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Top Executives Saw Pay Decline in 2001 as Recession Took Hold


NEW YORK — Last year wasn't just bad for big business. It was bad for big businessmen: Many chief executives at large publicly traded companies saw their annual pay shrink for the first time in more than a decade.

Top company officers of major corporations still raked in millions. But the salaries that spiraled ever higher from the early 1990s through 2000 edged up only slightly in 2001 as recession took hold, compensation experts say.

And there were sharp reductions in the huge year-end bonuses that business leaders customarily receive, causing a drop in overall cash compensation. Some bonuses were eliminated altogether because of poor company performance in a bad economy only made worse by the Sept. 11 attacks.

The compensation picture is emerging in year-end reports that companies are filing with the Securities and Exchange Commission.

It's the worst year in recent memory for chief executive compensation, according to experts who acknowledge that the executives are still well-rewarded.

"While pay is down, it's not as if pay is low," said Robin Ferracone, a partner and senior executive compensation consultant with William M. Mercer Inc. "CEOs aren't wondering where the next meal is coming from."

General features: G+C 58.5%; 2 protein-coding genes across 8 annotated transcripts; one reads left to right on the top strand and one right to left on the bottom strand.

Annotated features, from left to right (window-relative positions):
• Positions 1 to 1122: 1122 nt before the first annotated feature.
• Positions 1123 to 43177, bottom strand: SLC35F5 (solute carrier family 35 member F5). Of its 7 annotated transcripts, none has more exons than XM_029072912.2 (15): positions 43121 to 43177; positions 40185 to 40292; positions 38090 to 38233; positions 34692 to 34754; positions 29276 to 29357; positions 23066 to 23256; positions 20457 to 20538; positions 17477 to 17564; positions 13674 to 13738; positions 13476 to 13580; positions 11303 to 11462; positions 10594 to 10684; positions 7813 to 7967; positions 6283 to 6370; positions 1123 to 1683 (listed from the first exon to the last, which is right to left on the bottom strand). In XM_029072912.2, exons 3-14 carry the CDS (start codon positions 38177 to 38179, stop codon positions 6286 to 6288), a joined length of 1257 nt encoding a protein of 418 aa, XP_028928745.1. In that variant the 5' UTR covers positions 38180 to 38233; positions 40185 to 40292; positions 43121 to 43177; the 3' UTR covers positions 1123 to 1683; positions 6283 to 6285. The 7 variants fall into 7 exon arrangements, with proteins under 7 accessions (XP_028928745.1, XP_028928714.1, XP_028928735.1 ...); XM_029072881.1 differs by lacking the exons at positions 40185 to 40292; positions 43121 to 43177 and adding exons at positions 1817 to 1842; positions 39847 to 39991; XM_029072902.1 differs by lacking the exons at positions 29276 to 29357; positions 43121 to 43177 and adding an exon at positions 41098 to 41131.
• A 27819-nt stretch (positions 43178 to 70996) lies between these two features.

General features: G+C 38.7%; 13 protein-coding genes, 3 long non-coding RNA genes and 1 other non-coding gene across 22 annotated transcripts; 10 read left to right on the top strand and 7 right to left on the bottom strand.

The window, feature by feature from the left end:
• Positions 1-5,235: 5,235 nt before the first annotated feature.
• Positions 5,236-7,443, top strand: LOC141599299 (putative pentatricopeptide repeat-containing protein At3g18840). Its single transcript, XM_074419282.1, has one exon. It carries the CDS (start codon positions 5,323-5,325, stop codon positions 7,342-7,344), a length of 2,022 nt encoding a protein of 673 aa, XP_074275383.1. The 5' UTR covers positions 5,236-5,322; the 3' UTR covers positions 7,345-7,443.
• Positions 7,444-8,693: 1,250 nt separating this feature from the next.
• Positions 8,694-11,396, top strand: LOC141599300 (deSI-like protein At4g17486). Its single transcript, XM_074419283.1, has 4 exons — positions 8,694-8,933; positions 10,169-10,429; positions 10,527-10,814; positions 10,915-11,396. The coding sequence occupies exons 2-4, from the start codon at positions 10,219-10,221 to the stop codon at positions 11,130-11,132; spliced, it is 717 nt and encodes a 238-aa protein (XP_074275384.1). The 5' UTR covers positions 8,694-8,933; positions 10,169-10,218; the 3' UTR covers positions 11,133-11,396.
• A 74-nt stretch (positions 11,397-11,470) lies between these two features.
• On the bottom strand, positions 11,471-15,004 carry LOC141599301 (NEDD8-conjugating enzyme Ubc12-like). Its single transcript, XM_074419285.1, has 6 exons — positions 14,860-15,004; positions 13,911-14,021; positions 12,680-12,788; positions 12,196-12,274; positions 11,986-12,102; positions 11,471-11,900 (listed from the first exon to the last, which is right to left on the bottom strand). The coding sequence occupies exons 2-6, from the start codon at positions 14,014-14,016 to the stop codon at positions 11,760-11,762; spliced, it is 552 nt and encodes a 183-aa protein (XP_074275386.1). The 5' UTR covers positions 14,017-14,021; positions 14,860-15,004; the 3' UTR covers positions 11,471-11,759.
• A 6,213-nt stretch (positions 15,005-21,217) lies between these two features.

Salaries rose slightly but bonuses were reduced 13% at 100 of the nation's largest companies, meaning that the combined total annual compensation for chief executives dropped 2.9% in 2001, according to preliminary results of the annual Wall Street Journal/William M. Mercer CEO Compensation Survey.

The full survey, to be released in mid-April, is expected to show similar results. If so, it would be the first decline for CEOs since the survey began in 1990.

Other corporate compensation experts expect steeper declines. Pearl Meyer & Partners, for example, said cash compensation for executives at 200 well-known companies dropped 14% on average for companies that ended their fiscal year by Dec. 31.

Pearl Meyer said average compensation for chief executives came in at $12.5 million for 2001 after factoring in stock options they exercised during the year. That's down from $12.7 million for 2000.

Companies in industries particularly hard hit by the recession or other factors ended up reducing executive compensation the most.

FleetBoston Financial Corp., which wrote off loans in Argentina, gave Chief Executive Charles Gifford a $992,200 salary, the same as in 2000. His bonus fell from $4.5million to $2.25 million.

Cisco Systems Inc., among the technology firms that suffered badly last year, paid Chief Executive John Chambers $268,000, down from $323,000 a year earlier. He got a $1-million bonus in 2000 but received no bonus in 2001.

Sun Microsystems Inc., another tech giant, gave CEO Scott McNealy a $100,000 salary and no bonus. In 2000, he was paid $104,000 plus a $4.7-million bonus.

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